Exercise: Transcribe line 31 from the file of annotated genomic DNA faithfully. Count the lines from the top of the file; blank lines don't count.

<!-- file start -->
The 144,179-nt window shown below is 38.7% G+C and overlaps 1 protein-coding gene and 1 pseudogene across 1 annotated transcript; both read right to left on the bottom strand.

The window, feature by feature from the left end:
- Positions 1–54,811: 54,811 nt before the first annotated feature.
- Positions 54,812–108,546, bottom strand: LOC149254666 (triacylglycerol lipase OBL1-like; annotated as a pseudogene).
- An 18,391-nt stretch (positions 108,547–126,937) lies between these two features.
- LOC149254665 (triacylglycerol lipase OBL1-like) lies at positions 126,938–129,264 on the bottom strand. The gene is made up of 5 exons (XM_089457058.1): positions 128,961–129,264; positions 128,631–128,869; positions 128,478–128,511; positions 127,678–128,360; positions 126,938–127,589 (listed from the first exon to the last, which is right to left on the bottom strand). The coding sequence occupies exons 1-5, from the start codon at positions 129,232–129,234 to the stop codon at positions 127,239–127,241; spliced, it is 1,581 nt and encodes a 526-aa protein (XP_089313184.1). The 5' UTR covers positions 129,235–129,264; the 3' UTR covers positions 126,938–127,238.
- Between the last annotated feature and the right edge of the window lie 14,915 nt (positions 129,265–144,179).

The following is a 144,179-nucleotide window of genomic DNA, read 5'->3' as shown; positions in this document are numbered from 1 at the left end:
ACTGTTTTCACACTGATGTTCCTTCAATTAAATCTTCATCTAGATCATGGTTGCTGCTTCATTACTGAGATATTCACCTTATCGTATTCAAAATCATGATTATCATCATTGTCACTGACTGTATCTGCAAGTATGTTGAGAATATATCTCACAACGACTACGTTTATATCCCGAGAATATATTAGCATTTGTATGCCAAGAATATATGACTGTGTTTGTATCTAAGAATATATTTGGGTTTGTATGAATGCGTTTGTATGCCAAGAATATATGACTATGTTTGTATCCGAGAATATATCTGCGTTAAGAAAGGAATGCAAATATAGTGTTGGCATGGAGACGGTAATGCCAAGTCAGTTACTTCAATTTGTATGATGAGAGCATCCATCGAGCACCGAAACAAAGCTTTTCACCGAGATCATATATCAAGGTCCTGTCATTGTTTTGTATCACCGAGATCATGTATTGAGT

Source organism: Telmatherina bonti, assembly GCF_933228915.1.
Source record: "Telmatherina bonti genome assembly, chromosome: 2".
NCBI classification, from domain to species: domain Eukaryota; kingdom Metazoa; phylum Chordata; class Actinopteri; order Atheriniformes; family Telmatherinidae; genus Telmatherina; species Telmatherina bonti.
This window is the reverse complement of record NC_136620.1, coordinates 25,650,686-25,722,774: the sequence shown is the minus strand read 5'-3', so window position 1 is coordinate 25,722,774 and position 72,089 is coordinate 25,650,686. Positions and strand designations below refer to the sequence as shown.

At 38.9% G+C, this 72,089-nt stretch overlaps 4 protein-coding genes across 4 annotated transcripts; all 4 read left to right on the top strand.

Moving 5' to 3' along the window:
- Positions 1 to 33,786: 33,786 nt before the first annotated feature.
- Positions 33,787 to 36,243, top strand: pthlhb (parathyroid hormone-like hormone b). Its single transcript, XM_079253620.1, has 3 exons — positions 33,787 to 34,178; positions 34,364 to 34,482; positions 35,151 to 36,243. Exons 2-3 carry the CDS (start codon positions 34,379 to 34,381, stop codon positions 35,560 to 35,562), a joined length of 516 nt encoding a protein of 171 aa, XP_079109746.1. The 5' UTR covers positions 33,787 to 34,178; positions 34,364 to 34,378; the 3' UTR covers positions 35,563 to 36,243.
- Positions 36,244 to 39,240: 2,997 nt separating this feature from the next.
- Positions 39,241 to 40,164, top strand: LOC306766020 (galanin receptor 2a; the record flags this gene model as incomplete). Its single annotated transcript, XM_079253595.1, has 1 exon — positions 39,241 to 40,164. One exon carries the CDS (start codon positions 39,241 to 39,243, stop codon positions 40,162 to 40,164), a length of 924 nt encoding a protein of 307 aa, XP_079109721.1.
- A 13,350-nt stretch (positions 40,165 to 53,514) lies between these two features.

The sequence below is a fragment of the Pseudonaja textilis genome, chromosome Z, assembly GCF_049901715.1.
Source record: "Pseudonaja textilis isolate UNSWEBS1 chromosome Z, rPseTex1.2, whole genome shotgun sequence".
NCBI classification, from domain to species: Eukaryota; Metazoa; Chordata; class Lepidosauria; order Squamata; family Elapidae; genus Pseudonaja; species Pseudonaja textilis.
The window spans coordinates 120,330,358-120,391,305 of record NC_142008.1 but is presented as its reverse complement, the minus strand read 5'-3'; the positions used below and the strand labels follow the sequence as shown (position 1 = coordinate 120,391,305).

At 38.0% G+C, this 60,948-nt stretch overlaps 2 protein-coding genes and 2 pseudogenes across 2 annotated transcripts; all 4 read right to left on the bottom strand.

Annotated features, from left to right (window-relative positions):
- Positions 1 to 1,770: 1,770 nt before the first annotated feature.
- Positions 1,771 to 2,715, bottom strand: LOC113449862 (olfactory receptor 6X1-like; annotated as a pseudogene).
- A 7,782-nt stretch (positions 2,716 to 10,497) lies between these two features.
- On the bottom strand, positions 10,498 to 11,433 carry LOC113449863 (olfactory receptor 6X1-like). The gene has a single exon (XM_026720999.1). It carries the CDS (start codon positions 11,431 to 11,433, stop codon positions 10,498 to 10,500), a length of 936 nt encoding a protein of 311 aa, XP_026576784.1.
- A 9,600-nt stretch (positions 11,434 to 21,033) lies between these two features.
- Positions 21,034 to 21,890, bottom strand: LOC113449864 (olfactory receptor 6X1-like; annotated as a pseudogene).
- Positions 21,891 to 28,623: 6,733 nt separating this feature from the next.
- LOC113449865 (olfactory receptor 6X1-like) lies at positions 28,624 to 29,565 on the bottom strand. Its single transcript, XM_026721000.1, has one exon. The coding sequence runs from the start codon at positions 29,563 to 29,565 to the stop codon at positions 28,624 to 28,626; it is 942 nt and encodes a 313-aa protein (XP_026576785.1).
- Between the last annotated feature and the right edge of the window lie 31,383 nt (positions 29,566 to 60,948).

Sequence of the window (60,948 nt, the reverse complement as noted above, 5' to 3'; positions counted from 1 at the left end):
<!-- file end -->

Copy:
- A 9,600-nt stretch (positions 11,434 to 21,033) lies between these two features.